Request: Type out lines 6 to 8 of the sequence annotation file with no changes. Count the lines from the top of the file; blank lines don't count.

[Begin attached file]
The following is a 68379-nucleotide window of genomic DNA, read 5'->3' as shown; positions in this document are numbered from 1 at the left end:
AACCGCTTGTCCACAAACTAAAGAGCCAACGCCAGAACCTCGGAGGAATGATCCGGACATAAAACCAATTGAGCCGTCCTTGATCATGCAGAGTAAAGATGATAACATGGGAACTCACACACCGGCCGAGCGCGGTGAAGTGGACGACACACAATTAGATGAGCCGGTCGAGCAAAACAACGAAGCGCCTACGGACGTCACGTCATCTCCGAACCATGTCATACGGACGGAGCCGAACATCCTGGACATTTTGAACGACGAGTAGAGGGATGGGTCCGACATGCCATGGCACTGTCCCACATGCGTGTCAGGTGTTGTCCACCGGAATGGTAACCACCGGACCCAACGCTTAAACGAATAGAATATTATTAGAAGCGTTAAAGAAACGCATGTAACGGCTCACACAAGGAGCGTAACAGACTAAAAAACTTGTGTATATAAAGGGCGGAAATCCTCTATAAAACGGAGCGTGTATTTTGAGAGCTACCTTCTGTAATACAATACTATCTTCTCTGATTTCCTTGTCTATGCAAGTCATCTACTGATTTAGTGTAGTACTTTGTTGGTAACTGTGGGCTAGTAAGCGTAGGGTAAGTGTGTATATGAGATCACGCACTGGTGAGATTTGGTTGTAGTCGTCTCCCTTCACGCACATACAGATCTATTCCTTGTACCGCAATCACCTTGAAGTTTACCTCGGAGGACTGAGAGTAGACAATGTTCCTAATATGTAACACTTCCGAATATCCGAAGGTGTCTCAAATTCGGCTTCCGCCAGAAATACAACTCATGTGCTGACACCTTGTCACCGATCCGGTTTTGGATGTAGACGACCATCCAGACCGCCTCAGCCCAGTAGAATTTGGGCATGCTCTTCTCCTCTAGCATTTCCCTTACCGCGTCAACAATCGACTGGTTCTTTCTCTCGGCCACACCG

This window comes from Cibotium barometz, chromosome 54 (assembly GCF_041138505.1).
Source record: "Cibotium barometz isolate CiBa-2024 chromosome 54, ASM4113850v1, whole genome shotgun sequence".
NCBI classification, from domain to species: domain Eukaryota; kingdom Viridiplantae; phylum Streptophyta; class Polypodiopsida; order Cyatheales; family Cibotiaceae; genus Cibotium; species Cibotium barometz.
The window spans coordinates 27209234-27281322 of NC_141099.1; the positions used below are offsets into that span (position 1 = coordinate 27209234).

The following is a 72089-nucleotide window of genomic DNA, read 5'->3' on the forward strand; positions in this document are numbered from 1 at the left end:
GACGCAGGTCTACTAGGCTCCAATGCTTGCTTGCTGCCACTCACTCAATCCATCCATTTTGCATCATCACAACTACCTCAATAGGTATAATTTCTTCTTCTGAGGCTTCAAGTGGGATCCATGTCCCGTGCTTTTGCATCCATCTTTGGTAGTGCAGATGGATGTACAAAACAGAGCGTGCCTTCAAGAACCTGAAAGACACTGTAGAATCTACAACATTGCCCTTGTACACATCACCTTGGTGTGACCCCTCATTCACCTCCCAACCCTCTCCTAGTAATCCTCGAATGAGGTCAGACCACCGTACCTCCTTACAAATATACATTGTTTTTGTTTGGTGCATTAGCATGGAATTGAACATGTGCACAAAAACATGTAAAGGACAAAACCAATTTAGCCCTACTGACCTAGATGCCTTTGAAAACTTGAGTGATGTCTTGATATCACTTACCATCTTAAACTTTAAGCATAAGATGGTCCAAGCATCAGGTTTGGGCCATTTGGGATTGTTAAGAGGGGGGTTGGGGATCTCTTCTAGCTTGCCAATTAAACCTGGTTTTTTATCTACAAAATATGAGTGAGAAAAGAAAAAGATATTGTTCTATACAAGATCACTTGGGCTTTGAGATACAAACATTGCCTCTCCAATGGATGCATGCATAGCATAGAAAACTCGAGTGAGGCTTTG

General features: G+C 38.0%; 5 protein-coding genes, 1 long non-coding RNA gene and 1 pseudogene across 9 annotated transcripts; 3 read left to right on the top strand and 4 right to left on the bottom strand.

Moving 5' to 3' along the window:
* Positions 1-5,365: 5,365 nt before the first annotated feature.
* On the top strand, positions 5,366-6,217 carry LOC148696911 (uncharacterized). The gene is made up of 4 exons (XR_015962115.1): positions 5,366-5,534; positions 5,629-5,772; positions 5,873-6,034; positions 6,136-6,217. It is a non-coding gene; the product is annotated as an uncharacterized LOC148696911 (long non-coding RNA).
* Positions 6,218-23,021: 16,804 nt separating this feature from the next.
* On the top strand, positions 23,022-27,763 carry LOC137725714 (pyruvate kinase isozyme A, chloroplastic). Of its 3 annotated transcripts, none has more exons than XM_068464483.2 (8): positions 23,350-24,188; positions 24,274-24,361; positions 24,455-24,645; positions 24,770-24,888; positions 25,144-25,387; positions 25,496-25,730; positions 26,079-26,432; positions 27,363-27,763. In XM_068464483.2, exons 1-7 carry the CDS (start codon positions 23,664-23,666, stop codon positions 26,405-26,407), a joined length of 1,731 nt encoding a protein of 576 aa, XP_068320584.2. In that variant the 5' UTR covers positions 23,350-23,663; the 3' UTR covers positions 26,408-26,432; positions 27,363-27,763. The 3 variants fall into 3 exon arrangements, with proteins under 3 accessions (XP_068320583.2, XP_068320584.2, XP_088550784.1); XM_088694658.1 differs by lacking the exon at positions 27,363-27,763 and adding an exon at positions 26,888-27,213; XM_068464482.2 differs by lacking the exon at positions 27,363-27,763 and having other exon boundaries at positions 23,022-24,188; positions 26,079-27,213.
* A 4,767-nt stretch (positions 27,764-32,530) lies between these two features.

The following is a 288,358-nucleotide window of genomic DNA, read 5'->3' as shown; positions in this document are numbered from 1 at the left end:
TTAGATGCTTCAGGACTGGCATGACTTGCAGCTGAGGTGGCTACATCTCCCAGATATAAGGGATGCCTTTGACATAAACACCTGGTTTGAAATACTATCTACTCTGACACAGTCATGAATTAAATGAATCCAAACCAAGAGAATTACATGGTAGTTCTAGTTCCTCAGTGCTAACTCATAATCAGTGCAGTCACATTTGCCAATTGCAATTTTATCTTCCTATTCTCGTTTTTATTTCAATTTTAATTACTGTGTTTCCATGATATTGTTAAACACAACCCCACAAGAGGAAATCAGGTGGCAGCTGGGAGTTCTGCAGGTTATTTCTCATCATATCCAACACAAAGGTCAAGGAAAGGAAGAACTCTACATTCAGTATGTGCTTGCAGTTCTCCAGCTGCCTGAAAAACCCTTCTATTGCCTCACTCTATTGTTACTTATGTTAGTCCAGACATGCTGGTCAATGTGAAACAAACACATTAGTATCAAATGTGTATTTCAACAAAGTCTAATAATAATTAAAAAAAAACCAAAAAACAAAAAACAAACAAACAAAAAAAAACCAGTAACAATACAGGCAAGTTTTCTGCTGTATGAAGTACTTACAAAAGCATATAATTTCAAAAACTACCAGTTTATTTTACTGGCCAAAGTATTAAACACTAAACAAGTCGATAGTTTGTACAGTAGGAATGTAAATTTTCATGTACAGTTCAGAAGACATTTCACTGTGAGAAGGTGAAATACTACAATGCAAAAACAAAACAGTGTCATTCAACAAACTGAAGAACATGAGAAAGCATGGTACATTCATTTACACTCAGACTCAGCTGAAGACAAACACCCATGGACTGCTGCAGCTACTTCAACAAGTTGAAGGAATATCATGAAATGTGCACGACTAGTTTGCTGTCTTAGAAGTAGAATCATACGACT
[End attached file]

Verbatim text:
The window spans coordinates 27209234-27281322 of NC_141099.1; the positions used below are offsets into that span (position 1 = coordinate 27209234).

The following is a 72089-nucleotide window of genomic DNA, read 5'->3' on the forward strand; positions in this document are numbered from 1 at the left end:
GACGCAGGTCTACTAGGCTCCAATGCTTGCTTGCTGCCACTCACTCAATCCATCCATTTTGCATCATCACAACTACCTCAATAGGTATAATTTCTTCTTCTGAGGCTTCAAGTGGGATCCATGTCCCGTGCTTTTGCATCCATCTTTGGTAGTGCAGATGGATGTACAAAACAGAGCGTGCCTTCAAGAACCTGAAAGACACTGTAGAATCTACAACATTGCCCTTGTACACATCACCTTGGTGTGACCCCTCATTCACCTCCCAACCCTCTCCTAGTAATCCTCGAATGAGGTCAGACCACCGTACCTCCTTACAAATATACATTGTTTTTGTTTGGTGCATTAGCATGGAATTGAACATGTGCACAAAAACATGTAAAGGACAAAACCAATTTAGCCCTACTGACCTAGATGCCTTTGAAAACTTGAGTGATGTCTTGATATCACTTACCATCTTAAACTTTAAGCATAAGATGGTCCAAGCATCAGGTTTGGGCCATTTGGGATTGTTAAGAGGGGGGTTGGGGATCTCTTCTAGCTTGCCAATTAAACCTGGTTTTTTATCTACAAAATATGAGTGAGAAAAGAAAAAGATATTGTTCTATACAAGATCACTTGGGCTTTGAGATACAAACATTGCCTCTCCAATGGATGCATGCATAGCATAGAAAACTCGAGTGAGGCTTTG